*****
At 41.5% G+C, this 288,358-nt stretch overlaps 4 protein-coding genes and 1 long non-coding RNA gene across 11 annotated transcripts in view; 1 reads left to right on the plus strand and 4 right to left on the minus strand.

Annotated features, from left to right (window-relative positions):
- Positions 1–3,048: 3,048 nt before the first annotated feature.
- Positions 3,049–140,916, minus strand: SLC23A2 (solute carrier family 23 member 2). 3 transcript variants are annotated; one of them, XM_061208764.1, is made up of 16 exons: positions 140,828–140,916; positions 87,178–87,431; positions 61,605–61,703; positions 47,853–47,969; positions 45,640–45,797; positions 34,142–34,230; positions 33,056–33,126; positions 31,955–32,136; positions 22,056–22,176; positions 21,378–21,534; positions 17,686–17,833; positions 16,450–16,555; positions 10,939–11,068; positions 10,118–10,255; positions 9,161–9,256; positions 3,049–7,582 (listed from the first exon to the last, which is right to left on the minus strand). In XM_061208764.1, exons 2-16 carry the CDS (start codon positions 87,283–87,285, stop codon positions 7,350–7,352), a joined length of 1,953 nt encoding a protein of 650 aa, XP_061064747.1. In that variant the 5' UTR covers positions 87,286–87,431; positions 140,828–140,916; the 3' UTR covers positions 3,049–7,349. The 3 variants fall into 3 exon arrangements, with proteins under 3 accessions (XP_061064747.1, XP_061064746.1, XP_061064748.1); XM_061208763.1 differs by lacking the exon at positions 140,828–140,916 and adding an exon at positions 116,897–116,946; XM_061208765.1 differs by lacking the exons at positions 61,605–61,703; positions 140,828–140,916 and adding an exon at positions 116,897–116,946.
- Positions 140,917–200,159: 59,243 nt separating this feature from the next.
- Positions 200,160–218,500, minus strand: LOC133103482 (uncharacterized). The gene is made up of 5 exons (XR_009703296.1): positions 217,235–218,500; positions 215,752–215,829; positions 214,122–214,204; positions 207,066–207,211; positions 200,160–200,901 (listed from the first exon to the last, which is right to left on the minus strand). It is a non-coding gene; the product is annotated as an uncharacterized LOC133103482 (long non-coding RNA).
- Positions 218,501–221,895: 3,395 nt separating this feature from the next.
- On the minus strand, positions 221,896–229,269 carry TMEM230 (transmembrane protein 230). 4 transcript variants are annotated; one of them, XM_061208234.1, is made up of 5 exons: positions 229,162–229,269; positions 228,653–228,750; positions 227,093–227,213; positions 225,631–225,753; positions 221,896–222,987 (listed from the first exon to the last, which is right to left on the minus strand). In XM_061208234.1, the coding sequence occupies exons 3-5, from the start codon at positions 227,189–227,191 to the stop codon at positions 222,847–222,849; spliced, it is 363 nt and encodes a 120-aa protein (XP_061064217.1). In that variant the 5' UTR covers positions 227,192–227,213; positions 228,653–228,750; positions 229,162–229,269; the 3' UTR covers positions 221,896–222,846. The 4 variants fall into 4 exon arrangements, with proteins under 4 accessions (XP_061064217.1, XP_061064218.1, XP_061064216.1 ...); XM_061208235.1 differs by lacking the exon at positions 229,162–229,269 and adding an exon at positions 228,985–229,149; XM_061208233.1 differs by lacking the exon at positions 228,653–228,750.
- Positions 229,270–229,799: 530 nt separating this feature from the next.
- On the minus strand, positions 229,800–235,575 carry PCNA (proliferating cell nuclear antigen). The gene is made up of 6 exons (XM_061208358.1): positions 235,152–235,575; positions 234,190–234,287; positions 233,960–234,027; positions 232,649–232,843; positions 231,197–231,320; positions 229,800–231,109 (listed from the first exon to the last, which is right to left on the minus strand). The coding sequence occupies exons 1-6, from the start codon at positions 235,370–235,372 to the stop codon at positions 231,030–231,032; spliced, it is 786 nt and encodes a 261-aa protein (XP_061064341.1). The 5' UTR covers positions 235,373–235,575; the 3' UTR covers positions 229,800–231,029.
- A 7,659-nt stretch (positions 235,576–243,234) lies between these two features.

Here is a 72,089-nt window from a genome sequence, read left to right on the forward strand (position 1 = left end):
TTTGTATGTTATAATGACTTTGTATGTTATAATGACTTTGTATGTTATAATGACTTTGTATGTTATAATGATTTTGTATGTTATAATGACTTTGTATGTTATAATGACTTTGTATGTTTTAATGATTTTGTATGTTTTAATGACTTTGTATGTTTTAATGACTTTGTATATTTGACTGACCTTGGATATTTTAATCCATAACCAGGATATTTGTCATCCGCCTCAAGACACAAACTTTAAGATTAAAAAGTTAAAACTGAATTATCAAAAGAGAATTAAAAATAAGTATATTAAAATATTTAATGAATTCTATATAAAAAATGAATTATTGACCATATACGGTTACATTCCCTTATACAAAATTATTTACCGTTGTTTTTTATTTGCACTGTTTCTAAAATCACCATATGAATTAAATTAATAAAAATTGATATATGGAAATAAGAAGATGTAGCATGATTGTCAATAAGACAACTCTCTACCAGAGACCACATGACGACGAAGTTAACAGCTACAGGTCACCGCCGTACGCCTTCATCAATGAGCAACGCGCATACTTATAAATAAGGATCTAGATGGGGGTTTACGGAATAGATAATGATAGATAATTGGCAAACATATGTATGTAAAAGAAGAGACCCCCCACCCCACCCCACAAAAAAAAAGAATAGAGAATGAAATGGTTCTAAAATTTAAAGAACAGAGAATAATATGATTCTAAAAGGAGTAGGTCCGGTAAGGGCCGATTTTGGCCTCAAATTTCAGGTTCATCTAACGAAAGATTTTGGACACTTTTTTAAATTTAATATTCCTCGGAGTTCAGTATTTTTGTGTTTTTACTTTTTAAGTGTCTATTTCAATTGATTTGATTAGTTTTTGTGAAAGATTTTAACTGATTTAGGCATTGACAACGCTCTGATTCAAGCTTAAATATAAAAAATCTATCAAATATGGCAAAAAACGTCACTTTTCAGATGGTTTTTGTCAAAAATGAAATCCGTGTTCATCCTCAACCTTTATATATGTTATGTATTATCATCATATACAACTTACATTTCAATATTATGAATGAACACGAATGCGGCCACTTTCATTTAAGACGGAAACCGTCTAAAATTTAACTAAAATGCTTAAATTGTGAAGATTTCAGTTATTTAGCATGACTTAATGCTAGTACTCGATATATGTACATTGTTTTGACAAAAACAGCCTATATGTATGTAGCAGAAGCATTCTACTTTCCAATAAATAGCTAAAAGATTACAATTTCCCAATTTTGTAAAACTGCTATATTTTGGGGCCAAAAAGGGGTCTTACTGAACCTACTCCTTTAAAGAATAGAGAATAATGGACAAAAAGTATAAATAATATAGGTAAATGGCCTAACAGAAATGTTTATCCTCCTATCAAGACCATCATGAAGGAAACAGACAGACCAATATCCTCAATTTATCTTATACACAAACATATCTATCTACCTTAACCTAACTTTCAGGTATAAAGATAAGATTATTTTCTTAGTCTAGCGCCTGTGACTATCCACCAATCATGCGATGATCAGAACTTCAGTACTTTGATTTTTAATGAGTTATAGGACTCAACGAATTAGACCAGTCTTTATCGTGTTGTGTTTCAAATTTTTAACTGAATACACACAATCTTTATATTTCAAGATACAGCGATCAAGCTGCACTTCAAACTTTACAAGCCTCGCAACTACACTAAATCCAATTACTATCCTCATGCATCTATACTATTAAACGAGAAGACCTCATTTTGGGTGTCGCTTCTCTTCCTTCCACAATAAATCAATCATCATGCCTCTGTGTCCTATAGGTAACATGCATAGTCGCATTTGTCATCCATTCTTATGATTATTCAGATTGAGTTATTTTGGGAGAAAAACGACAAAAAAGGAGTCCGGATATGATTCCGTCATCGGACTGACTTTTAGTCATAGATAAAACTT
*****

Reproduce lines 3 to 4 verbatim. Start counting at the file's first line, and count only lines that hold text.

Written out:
- Positions 1–3,048: 3,048 nt before the first annotated feature.
- Positions 3,049–140,916, minus strand: SLC23A2 (solute carrier family 23 member 2). 3 transcript variants are annotated; one of them, XM_061208764.1, is made up of 16 exons: positions 140,828–140,916; positions 87,178–87,431; positions 61,605–61,703; positions 47,853–47,969; positions 45,640–45,797; positions 34,142–34,230; positions 33,056–33,126; positions 31,955–32,136; positions 22,056–22,176; positions 21,378–21,534; positions 17,686–17,833; positions 16,450–16,555; positions 10,939–11,068; positions 10,118–10,255; positions 9,161–9,256; positions 3,049–7,582 (listed from the first exon to the last, which is right to left on the minus strand). In XM_061208764.1, exons 2-16 carry the CDS (start codon positions 87,283–87,285, stop codon positions 7,350–7,352), a joined length of 1,953 nt encoding a protein of 650 aa, XP_061064747.1. In that variant the 5' UTR covers positions 87,286–87,431; positions 140,828–140,916; the 3' UTR covers positions 3,049–7,349. The 3 variants fall into 3 exon arrangements, with proteins under 3 accessions (XP_061064747.1, XP_061064746.1, XP_061064748.1); XM_061208763.1 differs by lacking the exon at positions 140,828–140,916 and adding an exon at positions 116,897–116,946; XM_061208765.1 differs by lacking the exons at positions 61,605–61,703; positions 140,828–140,916 and adding an exon at positions 116,897–116,946.